Have you ever wondered how a heat pump works? You may understand more than you realize, as a heat pump uses the same principles as an air conditioner, which transfers indoor heat to the outside of your home with the use of a refrigerant. An all-electric heat pump does the exact same thing, except in the winter you can reverse the pump to transfer heat from the outside into your home. A dual fuel system, on the other hand, is a heat pump with a gas furnace as backup.
The result is a single system for both heating and cooling that works much more efficiently, reducing heating costs by as much as 50 percent, according to Energy.gov. There are certain problems that can arise with a heat pump, though, so it’s good to understand a little more about how a heat pump works and how common problems can be fixed.
Failure to Cool Properly
There are a number of reasons why your heat pump might not be able to cool your home enough in hot weather. Many of the causes of insufficient cooling are similar to those you’d have with any air conditioning system, such as a dirty air filter, blocked or leaky ductwork, a faulty thermostat, or low refrigerant. Since you’ll be using the same system year round, it’s important to have routine maintenance performed and refrigerant levels checked regularly.
Since a heat pump shares a lot of characteristics with an air conditioner, if your heat pump is failing to heat your home adequately, you’ll want to start out by looking at many of the same causes of insufficient cooling: not only problems with the ductwork or thermostat, but also the potential for low refrigerant levels. The house may also have insufficient insulation and/or windows as well. Since a heat pump uses the same refrigerant to pull heat into a home during the winter that it uses to push the heat out during the summer, maintaining proper refrigerant levels is crucial year round.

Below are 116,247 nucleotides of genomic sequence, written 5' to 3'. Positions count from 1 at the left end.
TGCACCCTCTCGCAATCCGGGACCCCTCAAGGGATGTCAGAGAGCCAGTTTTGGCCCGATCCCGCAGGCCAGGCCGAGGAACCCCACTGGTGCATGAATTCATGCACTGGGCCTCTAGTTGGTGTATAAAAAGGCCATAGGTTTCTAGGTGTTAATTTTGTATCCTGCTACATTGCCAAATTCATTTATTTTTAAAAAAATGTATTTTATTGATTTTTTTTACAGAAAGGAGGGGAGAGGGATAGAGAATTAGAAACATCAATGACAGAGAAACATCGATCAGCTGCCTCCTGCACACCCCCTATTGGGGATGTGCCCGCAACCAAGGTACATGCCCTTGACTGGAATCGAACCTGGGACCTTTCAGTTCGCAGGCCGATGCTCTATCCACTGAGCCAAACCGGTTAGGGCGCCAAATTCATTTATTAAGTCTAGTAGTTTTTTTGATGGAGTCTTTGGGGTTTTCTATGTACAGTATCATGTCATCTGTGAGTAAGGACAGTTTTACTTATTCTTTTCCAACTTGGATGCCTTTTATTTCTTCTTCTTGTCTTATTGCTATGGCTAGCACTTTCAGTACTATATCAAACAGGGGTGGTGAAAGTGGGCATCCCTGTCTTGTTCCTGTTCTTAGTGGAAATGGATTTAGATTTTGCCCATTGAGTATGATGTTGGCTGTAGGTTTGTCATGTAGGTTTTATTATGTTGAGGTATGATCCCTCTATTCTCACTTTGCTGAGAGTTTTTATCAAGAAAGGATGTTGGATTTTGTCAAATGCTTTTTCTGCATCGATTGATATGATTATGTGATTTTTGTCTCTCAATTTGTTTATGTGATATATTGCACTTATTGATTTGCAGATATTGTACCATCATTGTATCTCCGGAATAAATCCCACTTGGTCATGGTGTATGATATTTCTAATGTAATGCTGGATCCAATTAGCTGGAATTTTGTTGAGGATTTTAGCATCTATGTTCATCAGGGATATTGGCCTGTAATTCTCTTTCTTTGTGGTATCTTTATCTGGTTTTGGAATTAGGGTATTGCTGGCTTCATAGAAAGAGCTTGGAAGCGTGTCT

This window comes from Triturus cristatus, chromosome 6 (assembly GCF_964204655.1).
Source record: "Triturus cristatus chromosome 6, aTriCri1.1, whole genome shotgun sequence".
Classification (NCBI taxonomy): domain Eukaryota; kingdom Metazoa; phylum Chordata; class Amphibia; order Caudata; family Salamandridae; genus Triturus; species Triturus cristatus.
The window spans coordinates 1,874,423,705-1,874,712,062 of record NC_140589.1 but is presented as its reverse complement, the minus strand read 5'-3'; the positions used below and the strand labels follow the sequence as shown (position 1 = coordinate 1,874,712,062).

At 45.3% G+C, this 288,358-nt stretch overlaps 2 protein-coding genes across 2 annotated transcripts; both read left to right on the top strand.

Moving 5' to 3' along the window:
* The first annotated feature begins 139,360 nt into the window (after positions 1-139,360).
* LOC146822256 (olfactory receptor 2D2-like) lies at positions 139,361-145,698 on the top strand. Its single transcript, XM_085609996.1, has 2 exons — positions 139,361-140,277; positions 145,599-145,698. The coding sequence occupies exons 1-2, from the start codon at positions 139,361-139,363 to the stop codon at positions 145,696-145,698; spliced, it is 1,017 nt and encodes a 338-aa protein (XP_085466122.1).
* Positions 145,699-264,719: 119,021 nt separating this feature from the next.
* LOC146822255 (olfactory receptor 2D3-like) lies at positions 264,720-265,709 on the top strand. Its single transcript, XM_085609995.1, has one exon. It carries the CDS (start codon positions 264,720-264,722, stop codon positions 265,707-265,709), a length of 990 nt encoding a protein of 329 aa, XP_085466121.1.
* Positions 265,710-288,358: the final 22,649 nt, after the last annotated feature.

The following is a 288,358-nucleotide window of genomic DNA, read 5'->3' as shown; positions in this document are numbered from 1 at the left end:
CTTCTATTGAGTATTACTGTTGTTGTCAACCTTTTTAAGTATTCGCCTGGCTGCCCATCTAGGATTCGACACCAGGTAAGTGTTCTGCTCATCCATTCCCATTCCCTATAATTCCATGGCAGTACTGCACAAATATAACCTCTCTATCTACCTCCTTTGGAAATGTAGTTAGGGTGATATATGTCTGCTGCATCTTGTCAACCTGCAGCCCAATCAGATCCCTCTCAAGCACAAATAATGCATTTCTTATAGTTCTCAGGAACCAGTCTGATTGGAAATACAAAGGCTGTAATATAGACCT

If your system is operating properly and still can’t heat your home, however, it’s possible your climate is a little too cold for a heat pump to do the job alone. While heat pumps are a
Frozen or iced-over coils can be caused by a number of things. The important thing is to turn the system off and get someone out to take a look as soon as possible, to identify what the problem is and prevent doing more damage to the system. If it freezes daily, it will go into defrost mode once a day and will melt the ice off of the coil.
Icing up can happen when there isn’t enough air flow over the coils, or when the coils haven’t been cleaned in a while and dirt has built up on them. In both cases, the result is that the heat transfer from the air to the refrigerant doesn’t occur properly and the refrigerant becomes too cold, causing condensation on the coils to freeze. When icing up occurs, you’ll find it on the indoor coils in the summer and the outdoor coils in the winter.
Just like with any furnace or air conditioner, it’s a good idea to be aware of any unusual noises your heat pump may make. Some sounds, such as a whooshing sound the reversing valve makes as it switches, or the slightly tinnier sound of the compressor during the winter defrost mode, are perfectly normal. Other sounds may be an indication that something is wrong, such as a rattling noise indicating something is loose, or the squealing or grinding noise of a bearing going out in the motor. Buzzing or humming, especially if the heat pump won’t start, may mean a bad relay or a seized motor.
Professional Help with Any Problem
It’s good to understand the basics of how a heat pump works, but when it comes down to troubleshooting and fixing problems, it’s time to put your trust in the professionals. Call Maeser today and we’ll do what it takes to keep you comfortable, no matter what the weather.